Although aerial surveys are an effective and commonly used method of monitoring wildlife populations, variable detection probability may result in unreliable indices or biased estimates of absolute abundance. Detection probability can vary between sites, sampling periods, species, group sizes, vegetation types and observers. These variables were examined in helicopter surveys of a suite of medium-sized mammals in a hilly environment in central eastern New South Wales. Maximum-likelihood methods were used to investigate the effects of these variables on detection probability, which was derived using the double-count technique. Significant differences were evident between species in the overall analysis, and group size, vegetation, observer pair and sampling period for various individual species when analysed separately. The implications for monitoring wildlife populations between sites and across time are discussed. This paper emphasises that aerial survey indices may be effective in detecting large differences in population size but can be improved by quantifying detection probabilities for a range of variables.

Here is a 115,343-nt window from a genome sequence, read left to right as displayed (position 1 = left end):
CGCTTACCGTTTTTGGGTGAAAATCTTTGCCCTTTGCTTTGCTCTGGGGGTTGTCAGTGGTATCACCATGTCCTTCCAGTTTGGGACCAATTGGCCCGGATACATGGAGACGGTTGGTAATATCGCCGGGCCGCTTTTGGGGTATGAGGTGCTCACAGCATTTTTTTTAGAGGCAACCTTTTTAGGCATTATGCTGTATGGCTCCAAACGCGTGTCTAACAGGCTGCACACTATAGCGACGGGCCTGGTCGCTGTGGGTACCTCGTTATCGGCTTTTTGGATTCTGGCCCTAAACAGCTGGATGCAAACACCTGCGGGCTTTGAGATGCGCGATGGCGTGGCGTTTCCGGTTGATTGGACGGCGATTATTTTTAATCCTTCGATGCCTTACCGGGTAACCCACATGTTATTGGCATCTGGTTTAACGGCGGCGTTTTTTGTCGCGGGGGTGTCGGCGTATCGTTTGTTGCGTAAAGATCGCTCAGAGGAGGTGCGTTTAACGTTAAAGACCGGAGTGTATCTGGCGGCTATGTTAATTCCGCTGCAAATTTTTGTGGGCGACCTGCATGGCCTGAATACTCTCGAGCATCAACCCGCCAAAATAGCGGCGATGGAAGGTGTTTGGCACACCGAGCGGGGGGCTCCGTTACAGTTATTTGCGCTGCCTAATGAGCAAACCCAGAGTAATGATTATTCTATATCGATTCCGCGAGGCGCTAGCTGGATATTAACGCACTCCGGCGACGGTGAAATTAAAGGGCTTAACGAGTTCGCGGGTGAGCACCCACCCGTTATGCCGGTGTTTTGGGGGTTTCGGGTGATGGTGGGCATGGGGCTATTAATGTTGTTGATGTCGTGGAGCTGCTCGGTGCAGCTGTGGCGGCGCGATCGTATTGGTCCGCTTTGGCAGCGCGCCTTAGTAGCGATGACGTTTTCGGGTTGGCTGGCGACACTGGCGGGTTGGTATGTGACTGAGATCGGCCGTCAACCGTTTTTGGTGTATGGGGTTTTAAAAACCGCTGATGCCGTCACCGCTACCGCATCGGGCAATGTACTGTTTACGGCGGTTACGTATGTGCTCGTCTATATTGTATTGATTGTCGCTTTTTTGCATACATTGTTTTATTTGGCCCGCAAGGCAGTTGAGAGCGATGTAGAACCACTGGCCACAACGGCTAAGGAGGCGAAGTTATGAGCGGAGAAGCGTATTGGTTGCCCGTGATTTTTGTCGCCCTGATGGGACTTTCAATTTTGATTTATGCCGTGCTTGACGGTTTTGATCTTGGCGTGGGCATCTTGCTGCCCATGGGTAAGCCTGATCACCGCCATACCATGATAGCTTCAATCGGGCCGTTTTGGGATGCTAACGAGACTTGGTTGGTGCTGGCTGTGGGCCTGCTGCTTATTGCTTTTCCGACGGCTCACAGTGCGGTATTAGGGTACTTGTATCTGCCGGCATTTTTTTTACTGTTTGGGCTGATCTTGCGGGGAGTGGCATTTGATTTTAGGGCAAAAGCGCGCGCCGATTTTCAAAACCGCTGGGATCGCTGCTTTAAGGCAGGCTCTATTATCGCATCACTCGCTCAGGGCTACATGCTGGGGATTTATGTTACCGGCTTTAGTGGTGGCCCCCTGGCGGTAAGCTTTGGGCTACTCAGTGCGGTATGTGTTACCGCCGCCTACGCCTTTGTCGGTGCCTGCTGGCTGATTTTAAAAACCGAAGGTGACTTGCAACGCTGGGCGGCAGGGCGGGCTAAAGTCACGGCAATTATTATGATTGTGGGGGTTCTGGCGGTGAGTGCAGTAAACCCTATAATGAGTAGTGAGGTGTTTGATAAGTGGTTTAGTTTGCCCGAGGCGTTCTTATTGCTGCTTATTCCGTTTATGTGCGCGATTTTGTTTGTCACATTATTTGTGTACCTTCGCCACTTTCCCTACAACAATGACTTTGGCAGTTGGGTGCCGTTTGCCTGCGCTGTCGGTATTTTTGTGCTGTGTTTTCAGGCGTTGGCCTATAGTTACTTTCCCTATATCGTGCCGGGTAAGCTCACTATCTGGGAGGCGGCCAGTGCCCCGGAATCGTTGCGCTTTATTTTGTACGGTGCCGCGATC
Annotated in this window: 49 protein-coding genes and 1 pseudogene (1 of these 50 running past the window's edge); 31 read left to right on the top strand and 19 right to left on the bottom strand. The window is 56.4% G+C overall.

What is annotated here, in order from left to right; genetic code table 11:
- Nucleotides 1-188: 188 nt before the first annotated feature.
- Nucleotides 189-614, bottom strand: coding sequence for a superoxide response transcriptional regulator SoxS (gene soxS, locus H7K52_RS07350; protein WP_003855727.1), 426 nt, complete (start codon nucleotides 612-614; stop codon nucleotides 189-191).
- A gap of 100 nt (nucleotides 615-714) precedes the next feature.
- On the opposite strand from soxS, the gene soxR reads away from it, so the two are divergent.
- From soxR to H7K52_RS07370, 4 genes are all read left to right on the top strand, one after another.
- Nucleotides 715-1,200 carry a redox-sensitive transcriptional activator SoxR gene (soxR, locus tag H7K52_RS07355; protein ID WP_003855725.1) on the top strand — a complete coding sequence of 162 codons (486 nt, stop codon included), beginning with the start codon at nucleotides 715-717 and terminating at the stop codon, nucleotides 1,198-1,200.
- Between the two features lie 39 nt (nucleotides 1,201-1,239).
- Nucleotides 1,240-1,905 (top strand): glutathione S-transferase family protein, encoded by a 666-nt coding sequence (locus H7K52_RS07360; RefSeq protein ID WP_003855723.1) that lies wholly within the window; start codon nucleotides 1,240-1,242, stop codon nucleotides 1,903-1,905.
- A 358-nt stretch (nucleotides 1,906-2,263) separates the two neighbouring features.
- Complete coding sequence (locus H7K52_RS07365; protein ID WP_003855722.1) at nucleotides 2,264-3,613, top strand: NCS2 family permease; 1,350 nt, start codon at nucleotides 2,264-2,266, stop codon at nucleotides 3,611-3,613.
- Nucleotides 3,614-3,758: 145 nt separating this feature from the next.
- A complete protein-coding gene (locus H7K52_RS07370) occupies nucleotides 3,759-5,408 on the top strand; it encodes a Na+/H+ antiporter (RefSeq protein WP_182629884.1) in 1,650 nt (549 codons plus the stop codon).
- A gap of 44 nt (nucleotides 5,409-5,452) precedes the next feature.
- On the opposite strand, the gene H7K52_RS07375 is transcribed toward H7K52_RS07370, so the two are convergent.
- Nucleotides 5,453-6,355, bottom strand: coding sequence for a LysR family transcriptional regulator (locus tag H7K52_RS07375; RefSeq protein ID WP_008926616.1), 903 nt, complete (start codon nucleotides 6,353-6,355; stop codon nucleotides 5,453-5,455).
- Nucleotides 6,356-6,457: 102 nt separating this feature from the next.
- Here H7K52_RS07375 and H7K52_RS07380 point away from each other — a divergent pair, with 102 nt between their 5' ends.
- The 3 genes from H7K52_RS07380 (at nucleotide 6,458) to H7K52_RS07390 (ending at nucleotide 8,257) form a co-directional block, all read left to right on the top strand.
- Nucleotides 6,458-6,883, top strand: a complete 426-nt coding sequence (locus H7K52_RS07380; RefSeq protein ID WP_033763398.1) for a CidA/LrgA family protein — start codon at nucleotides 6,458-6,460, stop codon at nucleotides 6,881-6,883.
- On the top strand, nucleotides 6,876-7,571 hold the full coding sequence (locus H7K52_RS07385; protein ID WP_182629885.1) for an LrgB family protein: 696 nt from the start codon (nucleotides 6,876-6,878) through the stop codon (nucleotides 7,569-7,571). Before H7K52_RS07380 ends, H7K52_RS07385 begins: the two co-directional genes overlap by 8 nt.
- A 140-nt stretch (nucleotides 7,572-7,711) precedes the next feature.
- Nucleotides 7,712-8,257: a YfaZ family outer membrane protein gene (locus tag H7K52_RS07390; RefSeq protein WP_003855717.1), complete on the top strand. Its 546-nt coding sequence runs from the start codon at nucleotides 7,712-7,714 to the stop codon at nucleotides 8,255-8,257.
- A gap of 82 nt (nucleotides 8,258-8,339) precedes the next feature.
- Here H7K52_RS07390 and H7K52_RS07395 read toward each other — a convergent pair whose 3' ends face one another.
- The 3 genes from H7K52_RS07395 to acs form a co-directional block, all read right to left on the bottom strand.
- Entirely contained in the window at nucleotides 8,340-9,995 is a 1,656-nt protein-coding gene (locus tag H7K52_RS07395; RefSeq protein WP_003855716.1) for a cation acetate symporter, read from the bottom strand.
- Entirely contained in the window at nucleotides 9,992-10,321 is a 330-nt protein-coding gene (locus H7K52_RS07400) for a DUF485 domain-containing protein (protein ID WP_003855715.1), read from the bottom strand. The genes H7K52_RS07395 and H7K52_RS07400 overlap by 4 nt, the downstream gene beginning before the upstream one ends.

|Author||John P. Tracey, Peter J. S. Fleming and Gavin J. Melville|
|Secondary title||Wildlife Research|